The lost vehicles are material to Defendant’s case because the codefendant’s vehicle could be used to show not only that Defendant did not have the means to commit the charged offense, but also that if any offense was actually committed, it was not by her or her codefendant. Simply put, the loss and the required means to commit the offense were not in the codefendant’s vehicle, and there was simply no other reasonable place the items could be found. Further, the victim’s vehicle could be used to show that Defendant had no contact at all with the vehicle. If Defendant did have contact with the vehicle, her DNA would have necessarily been transferred to the vehicle.

Law enforcement’s release of the vehicles has summarily denied Defendant the right to present favorable and material evidence that would play a significant role in his defense. The investigative officers are now at liberty to give their own inculpatory description of the vehicles and their contents, which could have been contradicted by the access to the vehicles in several ways.

First, had the defense been granted access to the codefendant’s vehicle before its release – the vehicle in which she was arrested, the vehicle could be thoroughly examined to establish that the “stolen” hitch was not in the vehicle. Because defendant was stopped shortly after the offense, the absence of the hitch is exculpatory. Without access to the vehicle, the prosecution is free to impeach law enforcement’s investigation and argue that the arresting officers simply did not conduct a thorough enough search to find the hitch that was carefully hidden by defendants. A skilled prosecutor could simply ask questions like, “did you search inside the glove box?”, “did you search the trunk?”, “did you search under the hood?” Any negative answer could be used to argue that defendants could have hidden the hitch beyond the scope of law enforcement’s search.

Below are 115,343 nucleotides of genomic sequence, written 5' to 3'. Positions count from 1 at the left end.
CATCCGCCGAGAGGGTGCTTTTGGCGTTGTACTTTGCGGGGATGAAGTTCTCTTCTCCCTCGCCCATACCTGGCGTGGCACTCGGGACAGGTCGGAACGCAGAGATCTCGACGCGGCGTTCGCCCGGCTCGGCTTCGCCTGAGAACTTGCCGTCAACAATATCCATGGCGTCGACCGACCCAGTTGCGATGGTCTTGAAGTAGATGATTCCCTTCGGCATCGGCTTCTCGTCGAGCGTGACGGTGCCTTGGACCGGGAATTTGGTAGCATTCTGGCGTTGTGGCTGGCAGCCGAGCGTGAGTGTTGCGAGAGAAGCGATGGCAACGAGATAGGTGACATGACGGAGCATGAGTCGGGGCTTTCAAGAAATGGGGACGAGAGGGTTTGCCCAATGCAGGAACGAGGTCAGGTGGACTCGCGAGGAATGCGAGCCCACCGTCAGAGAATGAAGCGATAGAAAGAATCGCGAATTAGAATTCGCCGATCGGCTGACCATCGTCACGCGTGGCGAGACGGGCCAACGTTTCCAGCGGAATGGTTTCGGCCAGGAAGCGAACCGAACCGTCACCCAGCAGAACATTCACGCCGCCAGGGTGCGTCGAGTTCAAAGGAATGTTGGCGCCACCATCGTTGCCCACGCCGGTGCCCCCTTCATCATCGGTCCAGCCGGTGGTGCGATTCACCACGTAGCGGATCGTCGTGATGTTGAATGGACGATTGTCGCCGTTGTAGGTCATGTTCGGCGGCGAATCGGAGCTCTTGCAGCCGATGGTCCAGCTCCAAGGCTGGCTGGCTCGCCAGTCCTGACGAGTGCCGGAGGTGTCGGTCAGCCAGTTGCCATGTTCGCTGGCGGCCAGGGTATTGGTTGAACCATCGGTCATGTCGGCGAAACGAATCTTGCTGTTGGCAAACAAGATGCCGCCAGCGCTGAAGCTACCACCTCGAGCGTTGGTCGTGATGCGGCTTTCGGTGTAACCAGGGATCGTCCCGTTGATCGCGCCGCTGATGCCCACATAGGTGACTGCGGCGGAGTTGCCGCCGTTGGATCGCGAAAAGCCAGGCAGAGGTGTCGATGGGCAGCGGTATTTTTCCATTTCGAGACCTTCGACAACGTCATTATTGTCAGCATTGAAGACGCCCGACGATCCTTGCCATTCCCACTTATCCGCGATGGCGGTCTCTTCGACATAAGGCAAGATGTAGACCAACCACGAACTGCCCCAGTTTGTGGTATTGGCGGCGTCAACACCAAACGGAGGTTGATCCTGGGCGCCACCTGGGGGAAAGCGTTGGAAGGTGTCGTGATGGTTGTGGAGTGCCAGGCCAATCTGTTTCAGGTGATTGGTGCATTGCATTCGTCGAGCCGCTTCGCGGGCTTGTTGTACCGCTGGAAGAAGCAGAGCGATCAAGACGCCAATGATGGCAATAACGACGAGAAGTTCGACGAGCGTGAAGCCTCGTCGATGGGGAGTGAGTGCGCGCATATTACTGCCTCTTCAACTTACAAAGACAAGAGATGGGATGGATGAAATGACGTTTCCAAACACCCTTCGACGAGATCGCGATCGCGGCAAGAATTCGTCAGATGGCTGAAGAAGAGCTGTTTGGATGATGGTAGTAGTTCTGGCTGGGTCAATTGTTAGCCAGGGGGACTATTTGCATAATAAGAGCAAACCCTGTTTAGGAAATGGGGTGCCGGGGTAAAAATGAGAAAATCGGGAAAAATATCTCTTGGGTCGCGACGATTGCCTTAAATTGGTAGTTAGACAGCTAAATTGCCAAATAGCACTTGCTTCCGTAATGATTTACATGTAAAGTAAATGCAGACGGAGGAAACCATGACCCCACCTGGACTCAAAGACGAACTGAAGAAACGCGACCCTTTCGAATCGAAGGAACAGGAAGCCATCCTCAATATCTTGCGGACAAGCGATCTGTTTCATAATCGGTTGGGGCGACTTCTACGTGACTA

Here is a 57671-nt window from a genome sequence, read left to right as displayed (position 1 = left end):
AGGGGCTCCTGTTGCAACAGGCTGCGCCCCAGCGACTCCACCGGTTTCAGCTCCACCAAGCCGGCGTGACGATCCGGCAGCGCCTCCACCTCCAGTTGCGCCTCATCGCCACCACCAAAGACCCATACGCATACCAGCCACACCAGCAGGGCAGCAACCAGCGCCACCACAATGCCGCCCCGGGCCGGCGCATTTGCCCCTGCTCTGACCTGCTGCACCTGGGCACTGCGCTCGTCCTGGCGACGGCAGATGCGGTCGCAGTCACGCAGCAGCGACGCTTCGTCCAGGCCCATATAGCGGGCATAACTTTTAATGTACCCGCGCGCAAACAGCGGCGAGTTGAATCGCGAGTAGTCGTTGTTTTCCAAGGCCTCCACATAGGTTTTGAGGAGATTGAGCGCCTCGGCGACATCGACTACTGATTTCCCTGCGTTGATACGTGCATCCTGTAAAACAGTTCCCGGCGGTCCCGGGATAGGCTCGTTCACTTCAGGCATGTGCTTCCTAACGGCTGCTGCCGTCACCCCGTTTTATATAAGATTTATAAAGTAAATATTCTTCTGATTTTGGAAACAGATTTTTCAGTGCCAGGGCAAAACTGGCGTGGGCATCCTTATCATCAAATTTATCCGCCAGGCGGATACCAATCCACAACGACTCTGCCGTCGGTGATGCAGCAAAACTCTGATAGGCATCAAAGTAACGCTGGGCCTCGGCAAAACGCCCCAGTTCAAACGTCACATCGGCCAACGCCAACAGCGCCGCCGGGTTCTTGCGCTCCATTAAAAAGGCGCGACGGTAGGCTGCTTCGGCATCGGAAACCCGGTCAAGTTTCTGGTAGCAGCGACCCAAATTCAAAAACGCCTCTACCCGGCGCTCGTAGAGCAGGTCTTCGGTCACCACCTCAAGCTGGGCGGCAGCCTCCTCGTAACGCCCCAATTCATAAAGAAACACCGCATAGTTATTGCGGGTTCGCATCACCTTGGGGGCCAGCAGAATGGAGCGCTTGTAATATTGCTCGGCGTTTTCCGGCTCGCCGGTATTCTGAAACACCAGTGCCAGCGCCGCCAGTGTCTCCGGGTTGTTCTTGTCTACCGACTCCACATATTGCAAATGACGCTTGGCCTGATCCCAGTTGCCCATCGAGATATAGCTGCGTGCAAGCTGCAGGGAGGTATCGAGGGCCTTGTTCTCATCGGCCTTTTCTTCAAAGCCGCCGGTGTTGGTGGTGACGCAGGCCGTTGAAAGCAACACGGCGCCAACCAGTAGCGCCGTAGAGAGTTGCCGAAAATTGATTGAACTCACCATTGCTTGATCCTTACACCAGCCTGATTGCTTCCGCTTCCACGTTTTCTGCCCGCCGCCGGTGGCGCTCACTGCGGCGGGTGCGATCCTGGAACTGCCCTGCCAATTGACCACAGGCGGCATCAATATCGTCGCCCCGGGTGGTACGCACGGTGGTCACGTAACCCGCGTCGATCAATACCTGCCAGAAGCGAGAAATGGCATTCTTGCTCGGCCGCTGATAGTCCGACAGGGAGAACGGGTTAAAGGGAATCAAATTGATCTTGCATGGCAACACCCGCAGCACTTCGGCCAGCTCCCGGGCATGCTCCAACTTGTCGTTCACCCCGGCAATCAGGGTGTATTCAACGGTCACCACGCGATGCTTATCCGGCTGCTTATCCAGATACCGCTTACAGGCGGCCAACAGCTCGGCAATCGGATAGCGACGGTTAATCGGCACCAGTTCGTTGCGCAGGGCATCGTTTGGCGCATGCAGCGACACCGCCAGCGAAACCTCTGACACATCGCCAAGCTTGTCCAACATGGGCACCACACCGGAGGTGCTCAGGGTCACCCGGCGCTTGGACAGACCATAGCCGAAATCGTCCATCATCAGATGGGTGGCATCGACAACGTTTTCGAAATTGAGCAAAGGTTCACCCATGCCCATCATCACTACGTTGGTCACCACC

Second, had the defense been granted access to the vehicle before its release, the defense could have shown that none of the “tools” allegedly found in the vehicle could have been used to remove the hitch. Without access to the tools, the Prosecution is free to argue that the defendants had “burglary tools” that could have been used to remove the hitch.

Third, had the defense been granted access to the vehicle before its release, the defense could have shown that defendant’s had no ability to cause the burn damage to the victim’s vehicle. Without access to the vehicle, the Prosecution is free to argue that the defendants had torches or some other ignition source hidden in the vehicle.

Fourth, had the defense been granted access to the victim’s vehicle before its release, the defense could have shown that the vehicle alarm would have gone off if the vehicle was manipulated as described by the witness. This is significant exculpatory evidence that could have disproved the witness’s description of events.

Finally, had the defense been granted access to the victim’s vehicle before its release, the defense could have shown that the “straps” on the gas can, made of metal on many vehicle models, could not be burnt except by high temperature such as would have ignited the gas cans.

The loss of the victim’s vehicle is also damning to Defendant. Had the vehicle been preserved, DNA testing could have eliminated Defendant as a suspect in that his DNA would not have been found on the door handles, the area around the receiver hitch, or anywhere else on the vehicle.


This Court should dismiss the instant action because Defendant is irreparably harmed by the loss of the described evidence.